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By Thomas Ryan (auth.)

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Extra resources for Animals and Social Work: A Moral Introduction

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Whitman, 1982, p. 217) An understanding of knowledge as a loving union finds its parallel in Murdoch’s (1996, p. 30) conviction that ‘the central concept of morality is “the individual” thought of as knowable by love’, with love being commensurate with knowledge of the individual. Love, Murdoch (1997, pp. 215–16) avers, ‘is the perception of individuals . . the imaginative recognition of, that is respect for, this otherness’. And it is this love of the individual that transforms self-consciousness into moral consciousness, just as knowledge and morality direct us away from ego, fantasy and illusion, and point us towards reality, goodness and virtue (Murdoch, 1996).

216) Whereas the world of the ancients conceptualised morality and virtue as independent of will, the modern world deems rationality and will to be constitutive of morality (Taylor, 1989). The upshot of this radical shift, witnessed most clearly in Kant, is that only rational beings have unconditional and absolute value. If moral subjectivity is indeed rationality dependent, it needs acknowledging that many humans fail to meet such stringent criteria. Because it is supposed that morality originates in the human will, it cannot in any way be attached to the substance of the world, and accordingly we no longer see ourselves against a background of values and realities that necessarily transcends us; this restricted notion obscures the reality that virtue is connected with unselfishness, objectivity and realism (Murdoch, 1997).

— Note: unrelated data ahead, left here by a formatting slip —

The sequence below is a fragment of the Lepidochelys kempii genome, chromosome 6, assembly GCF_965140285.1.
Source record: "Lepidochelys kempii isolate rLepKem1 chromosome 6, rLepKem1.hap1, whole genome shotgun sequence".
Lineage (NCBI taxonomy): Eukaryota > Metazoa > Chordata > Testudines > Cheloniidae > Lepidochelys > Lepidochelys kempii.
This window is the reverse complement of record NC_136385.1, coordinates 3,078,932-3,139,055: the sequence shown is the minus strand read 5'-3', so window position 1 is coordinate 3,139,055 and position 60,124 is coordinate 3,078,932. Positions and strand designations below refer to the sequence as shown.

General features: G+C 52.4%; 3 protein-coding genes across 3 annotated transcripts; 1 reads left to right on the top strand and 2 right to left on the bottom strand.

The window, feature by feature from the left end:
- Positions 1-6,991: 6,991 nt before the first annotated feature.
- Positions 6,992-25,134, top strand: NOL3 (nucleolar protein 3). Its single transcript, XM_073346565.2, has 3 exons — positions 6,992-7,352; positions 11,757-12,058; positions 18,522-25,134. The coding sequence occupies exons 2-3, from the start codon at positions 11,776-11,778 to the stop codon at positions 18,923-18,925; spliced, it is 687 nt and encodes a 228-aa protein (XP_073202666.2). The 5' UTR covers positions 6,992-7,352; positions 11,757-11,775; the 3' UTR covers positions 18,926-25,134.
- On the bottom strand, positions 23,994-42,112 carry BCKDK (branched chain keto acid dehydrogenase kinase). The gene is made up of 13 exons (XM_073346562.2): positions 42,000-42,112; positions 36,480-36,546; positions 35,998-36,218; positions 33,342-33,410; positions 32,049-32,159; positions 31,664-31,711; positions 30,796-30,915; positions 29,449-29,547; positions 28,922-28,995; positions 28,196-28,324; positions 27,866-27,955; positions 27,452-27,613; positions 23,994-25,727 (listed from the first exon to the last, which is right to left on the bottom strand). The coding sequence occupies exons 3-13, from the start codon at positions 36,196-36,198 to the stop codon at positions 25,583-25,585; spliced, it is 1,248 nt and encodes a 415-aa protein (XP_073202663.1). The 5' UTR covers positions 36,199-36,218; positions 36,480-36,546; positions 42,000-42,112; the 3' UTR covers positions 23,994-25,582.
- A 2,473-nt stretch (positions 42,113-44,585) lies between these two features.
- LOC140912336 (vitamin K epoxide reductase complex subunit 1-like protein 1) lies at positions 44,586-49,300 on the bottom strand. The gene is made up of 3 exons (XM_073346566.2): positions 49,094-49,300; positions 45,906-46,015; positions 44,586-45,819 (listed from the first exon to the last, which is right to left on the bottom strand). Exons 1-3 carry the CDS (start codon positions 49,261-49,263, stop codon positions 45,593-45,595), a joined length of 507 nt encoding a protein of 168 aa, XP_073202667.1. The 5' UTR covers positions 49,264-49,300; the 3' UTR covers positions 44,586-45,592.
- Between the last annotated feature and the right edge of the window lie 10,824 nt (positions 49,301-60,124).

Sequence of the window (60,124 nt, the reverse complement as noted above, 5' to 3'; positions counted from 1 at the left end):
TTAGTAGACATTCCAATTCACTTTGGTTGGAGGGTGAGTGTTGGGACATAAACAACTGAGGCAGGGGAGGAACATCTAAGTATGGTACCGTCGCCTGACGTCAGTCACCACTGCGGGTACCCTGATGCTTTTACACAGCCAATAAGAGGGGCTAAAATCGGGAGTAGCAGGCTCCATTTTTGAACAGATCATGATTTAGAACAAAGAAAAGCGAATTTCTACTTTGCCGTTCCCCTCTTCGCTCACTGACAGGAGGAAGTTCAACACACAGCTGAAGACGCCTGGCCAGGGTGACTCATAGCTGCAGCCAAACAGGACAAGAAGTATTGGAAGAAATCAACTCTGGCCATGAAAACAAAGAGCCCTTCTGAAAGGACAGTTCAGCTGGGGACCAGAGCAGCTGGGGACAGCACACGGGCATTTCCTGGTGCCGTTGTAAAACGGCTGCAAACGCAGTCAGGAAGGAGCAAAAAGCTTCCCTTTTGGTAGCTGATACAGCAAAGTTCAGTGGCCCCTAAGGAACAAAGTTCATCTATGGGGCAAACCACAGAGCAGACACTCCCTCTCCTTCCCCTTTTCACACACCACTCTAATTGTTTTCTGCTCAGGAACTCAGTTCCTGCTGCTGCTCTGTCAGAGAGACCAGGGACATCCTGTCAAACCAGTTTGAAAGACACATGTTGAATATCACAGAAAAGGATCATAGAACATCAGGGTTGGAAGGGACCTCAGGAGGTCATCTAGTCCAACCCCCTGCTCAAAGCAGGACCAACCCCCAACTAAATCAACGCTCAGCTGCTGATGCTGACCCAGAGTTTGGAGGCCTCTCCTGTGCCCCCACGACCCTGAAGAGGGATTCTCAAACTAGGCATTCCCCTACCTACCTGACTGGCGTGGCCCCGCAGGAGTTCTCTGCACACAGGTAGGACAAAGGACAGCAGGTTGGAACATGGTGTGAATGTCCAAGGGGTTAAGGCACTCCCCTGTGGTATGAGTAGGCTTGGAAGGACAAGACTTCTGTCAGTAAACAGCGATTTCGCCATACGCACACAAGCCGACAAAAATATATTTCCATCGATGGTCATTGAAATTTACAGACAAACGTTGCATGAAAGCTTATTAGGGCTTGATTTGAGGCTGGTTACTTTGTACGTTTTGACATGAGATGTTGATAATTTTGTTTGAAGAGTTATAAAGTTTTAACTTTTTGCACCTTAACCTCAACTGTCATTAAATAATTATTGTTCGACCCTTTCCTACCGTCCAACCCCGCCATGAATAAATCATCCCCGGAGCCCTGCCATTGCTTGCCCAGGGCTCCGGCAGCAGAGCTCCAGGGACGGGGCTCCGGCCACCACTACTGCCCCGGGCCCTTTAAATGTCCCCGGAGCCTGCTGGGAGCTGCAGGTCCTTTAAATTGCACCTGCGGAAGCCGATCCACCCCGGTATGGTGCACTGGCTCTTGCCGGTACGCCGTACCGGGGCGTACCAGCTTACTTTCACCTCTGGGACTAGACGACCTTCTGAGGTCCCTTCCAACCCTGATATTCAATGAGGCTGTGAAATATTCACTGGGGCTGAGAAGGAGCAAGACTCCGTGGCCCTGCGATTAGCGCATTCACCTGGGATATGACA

The chapter will also undertake an exploration of how moral inclusion or exclusion is dependent upon how social work thinks about itself, and by way of an examination of the concepts of moral considerability and the moral community, and reflection upon the origins of morality, an argument will be mounted that moral standing cannot be circumscribed by the species barrier. Chapter 3 undertakes an extended exploration of the nature of human beings and animals, arguing that an acknowledgement and acceptance of our status as terrestrial creatures, allied with a greater understanding of and respect for our fellow animals, is perfectly consistent with human dignity and moral standing.

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